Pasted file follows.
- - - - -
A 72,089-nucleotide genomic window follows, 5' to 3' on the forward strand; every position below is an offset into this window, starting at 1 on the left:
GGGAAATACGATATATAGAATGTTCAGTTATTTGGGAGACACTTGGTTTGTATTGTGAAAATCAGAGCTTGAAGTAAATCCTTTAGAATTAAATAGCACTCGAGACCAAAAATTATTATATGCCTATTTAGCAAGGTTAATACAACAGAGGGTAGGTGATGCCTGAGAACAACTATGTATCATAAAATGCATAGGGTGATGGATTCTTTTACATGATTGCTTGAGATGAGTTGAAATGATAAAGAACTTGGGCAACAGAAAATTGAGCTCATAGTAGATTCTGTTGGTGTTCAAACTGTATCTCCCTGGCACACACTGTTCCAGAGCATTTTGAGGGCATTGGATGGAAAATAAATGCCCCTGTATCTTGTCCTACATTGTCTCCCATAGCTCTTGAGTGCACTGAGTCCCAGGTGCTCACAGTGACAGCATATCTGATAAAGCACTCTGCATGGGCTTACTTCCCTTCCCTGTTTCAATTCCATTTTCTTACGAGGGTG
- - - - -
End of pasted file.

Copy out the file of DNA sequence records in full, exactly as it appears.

A 72,089-nucleotide genomic window follows, 5' to 3' on the forward strand; every position below is an offset into this window, starting at 1 on the left:
GGGAAATACGATATATAGAATGTTCAGTTATTTGGGAGACACTTGGTTTGTATTGTGAAAATCAGAGCTTGAAGTAAATCCTTTAGAATTAAATAGCACTCGAGACCAAAAATTATTATATGCCTATTTAGCAAGGTTAATACAACAGAGGGTAGGTGATGCCTGAGAACAACTATGTATCATAAAATGCATAGGGTGATGGATTCTTTTACATGATTGCTTGAGATGAGTTGAAATGATAAAGAACTTGGGCAACAGAAAATTGAGCTCATAGTAGATTCTGTTGGTGTTCAAACTGTATCTCCCTGGCACACACTGTTCCAGAGCATTTTGAGGGCATTGGATGGAAAATAAATGCCCCTGTATCTTGTCCTACATTGTCTCCCATAGCTCTTGAGTGCACTGAGTCCCAGGTGCTCACAGTGACAGCATATCTGATAAAGCACTCTGCATGGGCTTACTTCCCTTCCCTGTTTCAATTCCATTTTCTTACGAGGGTG